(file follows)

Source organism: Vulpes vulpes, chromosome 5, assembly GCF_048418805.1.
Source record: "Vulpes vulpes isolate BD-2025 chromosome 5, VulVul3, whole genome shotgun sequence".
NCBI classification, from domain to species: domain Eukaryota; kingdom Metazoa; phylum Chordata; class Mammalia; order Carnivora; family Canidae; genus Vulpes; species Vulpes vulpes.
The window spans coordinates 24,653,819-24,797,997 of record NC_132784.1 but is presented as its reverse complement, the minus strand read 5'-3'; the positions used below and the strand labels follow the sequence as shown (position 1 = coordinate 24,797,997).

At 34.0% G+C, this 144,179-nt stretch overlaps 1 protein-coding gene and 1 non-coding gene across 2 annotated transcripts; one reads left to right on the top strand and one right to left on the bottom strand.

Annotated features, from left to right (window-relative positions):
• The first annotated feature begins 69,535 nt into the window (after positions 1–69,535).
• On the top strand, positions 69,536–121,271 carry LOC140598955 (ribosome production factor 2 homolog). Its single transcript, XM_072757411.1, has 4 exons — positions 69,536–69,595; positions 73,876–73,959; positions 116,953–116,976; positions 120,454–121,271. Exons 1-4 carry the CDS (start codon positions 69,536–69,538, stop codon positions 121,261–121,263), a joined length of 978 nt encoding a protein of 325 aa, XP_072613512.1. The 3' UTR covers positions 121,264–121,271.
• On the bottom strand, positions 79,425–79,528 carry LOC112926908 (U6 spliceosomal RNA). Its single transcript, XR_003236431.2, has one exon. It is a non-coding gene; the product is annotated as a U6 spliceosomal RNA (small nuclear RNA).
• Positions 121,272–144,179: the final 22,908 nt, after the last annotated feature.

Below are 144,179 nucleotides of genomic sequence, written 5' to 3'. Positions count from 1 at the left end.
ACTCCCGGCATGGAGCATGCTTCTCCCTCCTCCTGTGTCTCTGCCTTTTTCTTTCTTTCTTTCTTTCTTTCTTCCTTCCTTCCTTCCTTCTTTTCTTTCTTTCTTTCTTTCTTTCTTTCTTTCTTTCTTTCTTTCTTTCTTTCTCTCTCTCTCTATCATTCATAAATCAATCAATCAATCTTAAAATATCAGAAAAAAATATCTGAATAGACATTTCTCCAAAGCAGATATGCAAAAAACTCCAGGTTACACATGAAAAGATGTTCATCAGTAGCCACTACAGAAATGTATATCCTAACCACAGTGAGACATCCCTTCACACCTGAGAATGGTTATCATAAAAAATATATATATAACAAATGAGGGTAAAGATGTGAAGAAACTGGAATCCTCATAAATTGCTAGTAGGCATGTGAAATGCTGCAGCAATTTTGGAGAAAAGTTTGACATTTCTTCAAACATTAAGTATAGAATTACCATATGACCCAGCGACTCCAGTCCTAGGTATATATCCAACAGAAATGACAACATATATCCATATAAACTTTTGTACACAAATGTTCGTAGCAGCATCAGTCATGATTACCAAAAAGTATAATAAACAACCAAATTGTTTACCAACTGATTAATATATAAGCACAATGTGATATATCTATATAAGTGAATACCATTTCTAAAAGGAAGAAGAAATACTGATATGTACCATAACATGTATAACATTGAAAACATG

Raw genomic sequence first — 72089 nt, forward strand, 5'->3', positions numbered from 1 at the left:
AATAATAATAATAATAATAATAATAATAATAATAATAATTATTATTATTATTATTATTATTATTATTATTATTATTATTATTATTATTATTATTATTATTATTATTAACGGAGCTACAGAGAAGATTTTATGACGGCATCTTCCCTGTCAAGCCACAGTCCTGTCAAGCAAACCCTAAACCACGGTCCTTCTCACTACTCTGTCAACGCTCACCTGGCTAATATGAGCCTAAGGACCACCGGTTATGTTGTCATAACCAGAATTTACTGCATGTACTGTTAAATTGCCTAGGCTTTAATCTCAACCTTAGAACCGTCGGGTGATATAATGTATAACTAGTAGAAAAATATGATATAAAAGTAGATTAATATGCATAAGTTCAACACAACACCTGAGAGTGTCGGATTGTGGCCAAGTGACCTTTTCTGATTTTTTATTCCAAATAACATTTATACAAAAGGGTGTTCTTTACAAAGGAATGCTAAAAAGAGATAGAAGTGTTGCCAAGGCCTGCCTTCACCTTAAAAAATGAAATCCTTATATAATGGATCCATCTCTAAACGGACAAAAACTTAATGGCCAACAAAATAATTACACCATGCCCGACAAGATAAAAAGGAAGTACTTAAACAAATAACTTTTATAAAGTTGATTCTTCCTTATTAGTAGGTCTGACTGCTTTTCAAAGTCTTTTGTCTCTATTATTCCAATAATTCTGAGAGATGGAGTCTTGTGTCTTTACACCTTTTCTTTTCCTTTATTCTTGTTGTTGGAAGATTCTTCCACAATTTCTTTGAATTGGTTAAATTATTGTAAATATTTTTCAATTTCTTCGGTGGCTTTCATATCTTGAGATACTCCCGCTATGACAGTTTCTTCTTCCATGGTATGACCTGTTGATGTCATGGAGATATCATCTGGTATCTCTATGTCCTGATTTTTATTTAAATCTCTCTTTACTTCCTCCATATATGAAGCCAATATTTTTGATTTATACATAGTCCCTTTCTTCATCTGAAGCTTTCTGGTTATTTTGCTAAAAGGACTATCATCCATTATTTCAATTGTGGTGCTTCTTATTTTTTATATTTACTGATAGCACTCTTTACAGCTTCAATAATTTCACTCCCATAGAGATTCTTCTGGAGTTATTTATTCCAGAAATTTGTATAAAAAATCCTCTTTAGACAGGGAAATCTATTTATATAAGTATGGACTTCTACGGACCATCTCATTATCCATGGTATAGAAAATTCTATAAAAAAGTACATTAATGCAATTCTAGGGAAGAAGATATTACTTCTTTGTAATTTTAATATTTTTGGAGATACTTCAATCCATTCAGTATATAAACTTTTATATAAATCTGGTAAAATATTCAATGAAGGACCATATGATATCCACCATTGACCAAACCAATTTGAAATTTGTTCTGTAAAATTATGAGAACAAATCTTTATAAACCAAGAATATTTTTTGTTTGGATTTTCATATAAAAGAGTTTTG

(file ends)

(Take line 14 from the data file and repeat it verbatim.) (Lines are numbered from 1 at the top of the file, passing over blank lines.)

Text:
AATAATAATAATAATAATAATAATAATAATAATAATAATTATTATTATTATTATTATTATTATTATTATTATTATTATTATTATTATTATTATTATTATTATTATTAACGGAGCTACAGAGAAGATTTTATGACGGCATCTTCCCTGTCAAGCCACAGTCCTGTCAAGCAAACCCTAAACCACGGTCCTTCTCACTACTCTGTCAACGCTCACCTGGCTAATATGAGCCTAAGGACCACCGGTTATGTTGTCATAACCAGAATTTACTGCATGTACTGTTAAATTGCCTAGGCTTTAATCTCAACCTTAGAACCGTCGGGTGATATAATGTATAACTAGTAGAAAAATATGATATAAAAGTAGATTAATATGCATAAGTTCAACACAACACCTGAGAGTGTCGGATTGTGGCCAAGTGACCTTTTCTGATTTTTTATTCCAAATAACATTTATACAAAAGGGTGTTCTTTACAAAGGAATGCTAAAAAGAGATAGAAGTGTTGCCAAGGCCTGCCTTCACCTTAAAAAATGAAATCCTTATATAATGGATCCATCTCTAAACGGACAAAAACTTAATGGCCAACAAAATAATTACACCATGCCCGACAAGATAAAAAGGAAGTACTTAAACAAATAACTTTTATAAAGTTGATTCTTCCTTATTAGTAGGTCTGACTGCTTTTCAAAGTCTTTTGTCTCTATTATTCCAATAATTCTGAGAGATGGAGTCTTGTGTCTTTACACCTTTTCTTTTCCTTTATTCTTGTTGTTGGAAGATTCTTCCACAATTTCTTTGAATTGGTTAAATTATTGTAAATATTTTTCAATTTCTTCGGTGGCTTTCATATCTTGAGATACTCCCGCTATGACAGTTTCTTCTTCCATGGTATGACCTGTTGATGTCATGGAGATATCATCTGGTATCTCTATGTCCTGATTTTTATTTAAATCTCTCTTTACTTCCTCCATATATGAAGCCAATATTTTTGATTTATACATAGTCCCTTTCTTCATCTGAAGCTTTCTGGTTATTTTGCTAAAAGGACTATCATCCATTATTTCAATTGTGGTGCTTCTTATTTTTTATATTTACTGATAGCACTCTTTACAGCTTCAATAATTTCACTCCCATAGAGATTCTTCTGGAGTTATTTATTCCAGAAATTTGTATAAAAAATCCTCTTTAGACAGGGAAATCTATTTATATAAGTATGGACTTCTACGGACCATCTCATTATCCATGGTATAGAAAATTCTATAAAAAAGTACATTAATGCAATTCTAGGGAAGAAGATATTACTTCTTTGTAATTTTAATATTTTTGGAGATACTTCAATCCATTCAGTATATAAACTTTTATATAAATCTGGTAAAATATTCAATGAAGGACCATATGATATCCACCATTGACCAAACCAATTTGAAATTTGTTCTGTAAAATTATGAGAACAAATCTTTATAAACCAAGAATATTTTTTGTTTGGATTTTCATATAAAAGAGTTTTG